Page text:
The American Senator HTML version

20. There are Convenances
Before the Monday came the party to Rufford Hall had become quite a settled
thing and had been very much discussed. On the Saturday the Senator had been
driven to the meet, a distance of about ten miles, on purpose that he might see
Lord Rufford and explain his views about Goarly. Lord Rufford had bowed and
stared, and laughed, and had then told the Senator that he thought he would
"find himself in the wrong box." "That's quite possible, my Lord. I guess, it won't
be the first time I've been in the wrong box, my Lord. Sometimes I do get right.
But I thought I would not enter your lordship's house as a guest without telling
you what I was doing." Then Lord Rufford assured him that this little affair about
Goarly would make no difference in that respect. Mr. Gotobed again scrutinised
the hounds and Tony Tuppett, laughed in his sleeve because a fox wasn't found
in the first quarter of an hour, and after that was driven back to Bragton.
The Sunday was a day of preparation for the Trefoils. Of course they didn't go to
church. Arabella indeed was never up in time for church and Lady Augustus only
went when her going would be duly registered among fashionable people. Mr.
Gotobed laughed when he was invited and asked whether anybody was ever
known to go to church two Sundays running at Bragton. "People have been
known to refuse with less acrimony," said Morton. "I always speak my mind, sir,"
replied the Senator. Poor John Morton, therefore, went to his parish church
There were many things to be considered by the Trefoils. There was the question
of dress. If any good was to be done by Arabella at Rufford it must be done with
great despatch. There would be the dinner on Monday, the hunting on Tuesday,
the ball, and then the interesting moment of departure. No girl could make better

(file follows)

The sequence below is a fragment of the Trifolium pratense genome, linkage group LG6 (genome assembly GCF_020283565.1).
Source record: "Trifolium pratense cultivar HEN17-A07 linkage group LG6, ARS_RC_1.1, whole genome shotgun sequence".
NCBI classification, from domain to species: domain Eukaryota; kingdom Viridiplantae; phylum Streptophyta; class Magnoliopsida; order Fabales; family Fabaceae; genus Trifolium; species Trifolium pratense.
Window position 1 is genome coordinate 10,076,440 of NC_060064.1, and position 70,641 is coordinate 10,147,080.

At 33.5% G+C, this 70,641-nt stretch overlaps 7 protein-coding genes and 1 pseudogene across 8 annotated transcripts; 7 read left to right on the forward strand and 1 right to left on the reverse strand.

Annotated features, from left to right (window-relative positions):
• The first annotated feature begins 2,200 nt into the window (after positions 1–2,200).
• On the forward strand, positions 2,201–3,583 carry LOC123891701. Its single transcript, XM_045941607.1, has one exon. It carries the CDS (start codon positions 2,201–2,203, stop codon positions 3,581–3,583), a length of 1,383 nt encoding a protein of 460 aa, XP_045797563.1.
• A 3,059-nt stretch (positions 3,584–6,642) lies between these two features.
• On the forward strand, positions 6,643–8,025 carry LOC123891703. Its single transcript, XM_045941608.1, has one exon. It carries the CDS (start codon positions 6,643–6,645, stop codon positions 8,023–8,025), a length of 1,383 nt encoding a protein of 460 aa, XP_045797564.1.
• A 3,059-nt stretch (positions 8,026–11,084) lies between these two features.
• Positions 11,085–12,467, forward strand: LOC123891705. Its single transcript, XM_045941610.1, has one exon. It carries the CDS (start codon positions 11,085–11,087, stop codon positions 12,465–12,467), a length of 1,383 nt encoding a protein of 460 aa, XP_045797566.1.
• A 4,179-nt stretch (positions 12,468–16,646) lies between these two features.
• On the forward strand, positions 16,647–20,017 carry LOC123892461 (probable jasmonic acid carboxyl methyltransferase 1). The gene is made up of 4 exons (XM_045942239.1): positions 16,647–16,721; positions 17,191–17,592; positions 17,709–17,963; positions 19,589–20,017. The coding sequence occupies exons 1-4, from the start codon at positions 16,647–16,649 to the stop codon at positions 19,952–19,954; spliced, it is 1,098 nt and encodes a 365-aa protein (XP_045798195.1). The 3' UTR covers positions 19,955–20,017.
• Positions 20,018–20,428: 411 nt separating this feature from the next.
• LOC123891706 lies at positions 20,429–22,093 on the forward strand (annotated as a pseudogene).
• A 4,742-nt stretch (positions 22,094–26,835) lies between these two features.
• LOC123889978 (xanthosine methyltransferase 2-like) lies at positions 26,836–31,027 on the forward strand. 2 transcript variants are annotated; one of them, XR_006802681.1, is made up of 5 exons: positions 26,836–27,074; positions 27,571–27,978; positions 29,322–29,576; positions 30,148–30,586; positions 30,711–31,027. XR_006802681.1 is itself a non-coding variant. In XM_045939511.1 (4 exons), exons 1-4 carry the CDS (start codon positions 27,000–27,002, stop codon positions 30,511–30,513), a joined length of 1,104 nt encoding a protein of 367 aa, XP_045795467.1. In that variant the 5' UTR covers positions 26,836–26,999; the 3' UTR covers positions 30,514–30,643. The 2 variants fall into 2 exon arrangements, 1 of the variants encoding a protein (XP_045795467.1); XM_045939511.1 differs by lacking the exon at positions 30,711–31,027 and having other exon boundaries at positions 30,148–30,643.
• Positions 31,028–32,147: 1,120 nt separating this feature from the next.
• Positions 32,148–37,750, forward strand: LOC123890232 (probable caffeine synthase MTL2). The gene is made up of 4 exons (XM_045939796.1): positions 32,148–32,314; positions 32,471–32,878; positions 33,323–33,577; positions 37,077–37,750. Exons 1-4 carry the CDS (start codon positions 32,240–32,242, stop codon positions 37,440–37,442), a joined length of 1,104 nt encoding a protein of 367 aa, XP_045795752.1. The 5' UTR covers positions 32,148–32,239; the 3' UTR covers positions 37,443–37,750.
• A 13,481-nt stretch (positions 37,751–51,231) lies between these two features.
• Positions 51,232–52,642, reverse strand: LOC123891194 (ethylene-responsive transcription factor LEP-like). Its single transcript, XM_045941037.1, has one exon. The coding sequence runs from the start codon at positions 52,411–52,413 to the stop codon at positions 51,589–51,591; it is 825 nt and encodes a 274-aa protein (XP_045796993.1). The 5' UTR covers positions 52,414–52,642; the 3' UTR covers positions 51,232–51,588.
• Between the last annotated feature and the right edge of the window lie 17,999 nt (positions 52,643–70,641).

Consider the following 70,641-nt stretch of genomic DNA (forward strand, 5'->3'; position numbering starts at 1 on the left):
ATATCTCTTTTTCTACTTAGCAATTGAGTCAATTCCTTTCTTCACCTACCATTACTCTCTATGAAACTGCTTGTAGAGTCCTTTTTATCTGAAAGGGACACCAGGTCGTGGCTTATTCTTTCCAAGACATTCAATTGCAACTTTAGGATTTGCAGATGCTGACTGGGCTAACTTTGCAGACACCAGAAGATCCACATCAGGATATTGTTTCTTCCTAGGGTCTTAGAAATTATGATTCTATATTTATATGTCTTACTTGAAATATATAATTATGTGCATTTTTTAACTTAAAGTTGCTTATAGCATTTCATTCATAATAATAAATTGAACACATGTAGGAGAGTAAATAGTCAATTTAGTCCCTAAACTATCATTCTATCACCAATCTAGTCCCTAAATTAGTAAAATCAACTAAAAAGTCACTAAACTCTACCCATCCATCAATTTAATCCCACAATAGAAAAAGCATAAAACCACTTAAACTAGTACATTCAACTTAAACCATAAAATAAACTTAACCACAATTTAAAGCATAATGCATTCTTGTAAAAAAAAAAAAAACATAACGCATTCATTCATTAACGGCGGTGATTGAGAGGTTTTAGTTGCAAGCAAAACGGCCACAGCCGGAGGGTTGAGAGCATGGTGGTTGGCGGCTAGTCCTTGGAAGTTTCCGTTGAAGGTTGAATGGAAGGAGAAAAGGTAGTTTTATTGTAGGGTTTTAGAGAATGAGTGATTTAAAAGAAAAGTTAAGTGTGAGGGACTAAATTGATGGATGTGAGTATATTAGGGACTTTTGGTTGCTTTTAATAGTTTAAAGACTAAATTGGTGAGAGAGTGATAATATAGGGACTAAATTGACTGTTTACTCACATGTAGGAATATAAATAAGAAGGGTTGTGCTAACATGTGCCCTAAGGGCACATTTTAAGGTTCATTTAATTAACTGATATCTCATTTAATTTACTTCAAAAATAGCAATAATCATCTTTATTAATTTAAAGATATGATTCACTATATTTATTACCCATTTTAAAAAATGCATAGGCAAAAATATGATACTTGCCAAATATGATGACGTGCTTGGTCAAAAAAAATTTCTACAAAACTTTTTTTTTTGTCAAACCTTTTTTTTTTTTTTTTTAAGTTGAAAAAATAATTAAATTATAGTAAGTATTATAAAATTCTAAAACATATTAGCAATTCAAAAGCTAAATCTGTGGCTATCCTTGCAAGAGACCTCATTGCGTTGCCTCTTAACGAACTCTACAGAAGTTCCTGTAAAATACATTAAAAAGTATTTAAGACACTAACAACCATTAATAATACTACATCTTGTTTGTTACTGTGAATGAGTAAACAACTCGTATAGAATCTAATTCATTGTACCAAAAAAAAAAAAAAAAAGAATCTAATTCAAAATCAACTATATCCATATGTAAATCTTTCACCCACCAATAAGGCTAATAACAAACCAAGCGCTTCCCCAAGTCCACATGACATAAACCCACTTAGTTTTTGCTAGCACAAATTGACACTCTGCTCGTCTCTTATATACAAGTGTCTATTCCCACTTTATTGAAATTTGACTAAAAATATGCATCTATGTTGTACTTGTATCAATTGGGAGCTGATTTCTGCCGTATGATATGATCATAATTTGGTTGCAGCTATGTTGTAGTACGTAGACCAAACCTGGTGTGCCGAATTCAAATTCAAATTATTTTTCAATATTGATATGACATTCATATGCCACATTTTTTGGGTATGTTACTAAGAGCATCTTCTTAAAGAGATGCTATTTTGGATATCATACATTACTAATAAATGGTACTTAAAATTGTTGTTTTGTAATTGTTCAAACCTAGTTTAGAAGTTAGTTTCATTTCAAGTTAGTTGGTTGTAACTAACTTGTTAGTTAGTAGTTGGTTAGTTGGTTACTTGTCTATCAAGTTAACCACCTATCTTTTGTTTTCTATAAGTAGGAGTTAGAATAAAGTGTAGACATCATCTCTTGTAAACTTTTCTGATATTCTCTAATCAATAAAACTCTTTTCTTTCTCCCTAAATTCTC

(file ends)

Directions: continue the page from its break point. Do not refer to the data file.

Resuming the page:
use of her time; but then, think of her difficulties! All that she did would have to be
done under the very eyes of the man to whom she was engaged, and to whom
she wished to remain engaged,--unless, as she said to herself, she could "pull off
the other event." A great deal must depend on appearance. As she and her
mother were out on a lengthened cruise among long-suffering acquaintances,
going to the De Brownes after the Gores, and the Smijthes after the De Brownes,
with as many holes to run to afterwards as a four-year-old fox,-- though with the
same probability of finding them stopped,--of course she had her wardrobe with
her. To see her night after night one would think that it was supplied with all that
wealth would give. But there were deficiencies and there were make-shifts, very
well known to herself and well understood by her maid. She could generally
supply herself with gloves by bets, as to which she had never any scruple in
taking either what she did win or did not, and in dunning any who might chance
to be defaulters. On occasions too, when not afraid of the bystanders, she would
venture on a hat, and though there was difficulty as to the payment, not being
able to give her number as she did with gloves, so that the tradesmen could send
the article, still she would manage to get the hat,--and the trimmings. It was said
of her that she once offered to lay an Ulster to a sealskin jacket, but that the